Reproductive rights, religious freedom activists converge downtown

Reproductive rights, religious freedom activists converge downtown

PORTLAND, Ore. - Two groups with different perspectives on reproductive rights were just footsteps away from one another in downtown Portland Friday.

Both sides, Catholics and Planned Parenthood are seeing their issues dovetail into politics.

Rebekah Andrews was among the 200 people gathered at the federal courthouse to stand up for the right to practice her faith that opposes birth control. Catholics see contraception as intrinsically evil.

"I'm a mother to daughters," Andrews said. "I don't want them to look at me and say, 'Mom, why didn't you stand up?'"

For Andrews, and many in the crowd, the issue goes beyond the current president of the United States and his mandate that even Catholic institutions make birth control available as part of employee health plans.

"It's not about birth control. It isn't. What you choose to do with your life that's your choice," Andrew said. "I'm not here to tell you anything about that, but please extend me the same courtesy."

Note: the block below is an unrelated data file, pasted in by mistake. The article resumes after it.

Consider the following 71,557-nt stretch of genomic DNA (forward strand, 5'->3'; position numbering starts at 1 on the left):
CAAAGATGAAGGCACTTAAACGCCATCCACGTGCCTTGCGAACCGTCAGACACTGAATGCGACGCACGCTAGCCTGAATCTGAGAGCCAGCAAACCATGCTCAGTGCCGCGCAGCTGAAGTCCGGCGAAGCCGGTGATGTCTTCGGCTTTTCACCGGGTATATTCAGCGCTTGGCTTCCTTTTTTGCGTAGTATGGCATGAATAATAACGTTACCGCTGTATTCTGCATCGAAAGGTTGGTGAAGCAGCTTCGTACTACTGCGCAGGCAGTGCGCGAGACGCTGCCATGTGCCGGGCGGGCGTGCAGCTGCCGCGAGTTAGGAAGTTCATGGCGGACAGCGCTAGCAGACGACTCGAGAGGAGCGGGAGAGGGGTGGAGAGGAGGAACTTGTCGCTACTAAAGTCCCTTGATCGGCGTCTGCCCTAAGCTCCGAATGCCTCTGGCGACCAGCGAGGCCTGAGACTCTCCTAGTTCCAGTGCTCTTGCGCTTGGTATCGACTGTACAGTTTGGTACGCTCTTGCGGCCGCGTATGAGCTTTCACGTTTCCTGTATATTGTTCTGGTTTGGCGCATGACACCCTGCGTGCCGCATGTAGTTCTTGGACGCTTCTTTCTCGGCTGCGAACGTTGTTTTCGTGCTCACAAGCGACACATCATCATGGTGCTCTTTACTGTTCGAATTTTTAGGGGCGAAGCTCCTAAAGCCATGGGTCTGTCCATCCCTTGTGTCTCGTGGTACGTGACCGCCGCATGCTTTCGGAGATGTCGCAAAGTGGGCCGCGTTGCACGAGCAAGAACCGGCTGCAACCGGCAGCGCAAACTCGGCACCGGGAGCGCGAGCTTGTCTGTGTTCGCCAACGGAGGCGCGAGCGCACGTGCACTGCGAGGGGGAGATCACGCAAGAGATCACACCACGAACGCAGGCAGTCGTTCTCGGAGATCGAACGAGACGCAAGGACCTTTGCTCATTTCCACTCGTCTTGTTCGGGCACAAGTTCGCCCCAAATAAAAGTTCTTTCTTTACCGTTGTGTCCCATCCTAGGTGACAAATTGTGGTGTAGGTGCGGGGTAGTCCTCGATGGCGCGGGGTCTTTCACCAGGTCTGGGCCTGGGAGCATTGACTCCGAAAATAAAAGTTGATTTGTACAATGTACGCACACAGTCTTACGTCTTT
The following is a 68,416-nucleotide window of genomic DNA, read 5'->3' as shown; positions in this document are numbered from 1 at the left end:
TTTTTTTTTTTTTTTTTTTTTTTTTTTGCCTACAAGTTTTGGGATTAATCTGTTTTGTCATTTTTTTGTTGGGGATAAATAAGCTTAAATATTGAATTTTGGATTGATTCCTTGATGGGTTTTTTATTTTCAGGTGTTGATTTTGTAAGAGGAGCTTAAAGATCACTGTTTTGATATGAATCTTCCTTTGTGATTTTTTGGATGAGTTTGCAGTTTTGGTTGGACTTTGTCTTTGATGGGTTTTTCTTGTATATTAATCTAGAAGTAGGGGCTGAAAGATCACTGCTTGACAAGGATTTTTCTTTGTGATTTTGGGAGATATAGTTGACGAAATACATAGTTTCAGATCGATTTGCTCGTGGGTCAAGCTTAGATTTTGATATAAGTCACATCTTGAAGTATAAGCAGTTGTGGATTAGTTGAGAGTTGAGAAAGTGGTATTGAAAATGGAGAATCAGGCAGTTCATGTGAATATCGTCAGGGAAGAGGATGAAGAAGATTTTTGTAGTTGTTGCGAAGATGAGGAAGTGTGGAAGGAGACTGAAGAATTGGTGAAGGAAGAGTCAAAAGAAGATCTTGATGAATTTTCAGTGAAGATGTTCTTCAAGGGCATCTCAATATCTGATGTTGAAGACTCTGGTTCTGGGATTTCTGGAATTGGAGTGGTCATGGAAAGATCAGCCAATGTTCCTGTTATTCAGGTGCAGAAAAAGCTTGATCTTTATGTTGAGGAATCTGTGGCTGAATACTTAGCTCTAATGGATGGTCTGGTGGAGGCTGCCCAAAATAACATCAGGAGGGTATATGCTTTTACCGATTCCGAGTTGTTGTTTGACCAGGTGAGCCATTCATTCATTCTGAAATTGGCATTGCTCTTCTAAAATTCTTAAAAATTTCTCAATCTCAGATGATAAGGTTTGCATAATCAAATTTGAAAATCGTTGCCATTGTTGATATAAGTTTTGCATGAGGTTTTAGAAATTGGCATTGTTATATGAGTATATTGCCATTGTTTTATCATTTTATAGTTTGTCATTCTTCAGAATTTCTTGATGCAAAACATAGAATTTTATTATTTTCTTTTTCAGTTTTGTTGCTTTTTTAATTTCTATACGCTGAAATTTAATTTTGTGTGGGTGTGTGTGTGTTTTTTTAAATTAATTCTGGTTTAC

Just a couple blocks away at the Portland Hilton, condoms adorned the tote bags of those attending Planned Parenthood's national conference, which has drawn about 800 people from all over the country. Their argument is it's not about religious freedom but women's health.

The same gathering honored Georgetown law student Sandra Fluke Thursday night with its first ever "Care No Matter What" award.

Fluke was the target of radio host Rush Limbaugh's inflammatory comments because she told Congress contraception should be paid for in health plans.

"When you get somebody like Rush, who's really over the edge on this, that distinction is extraordinary," said Planned Parenthood's chief operating officer, Lisa David.
 
Planned Parenthood leaders said attacks like that actually increase their support and make them stronger.

"You don't hope for these things to happen, it's just kind of incredible when they do," David said.

The controversy over the Susan G. Komen organization pulling, then reinstating, funding to Planned Parenthood is certainly in that category. David said the head of Planned Parenthood has reached out to Komen's national office to try and have a conversation but hasn't heard back.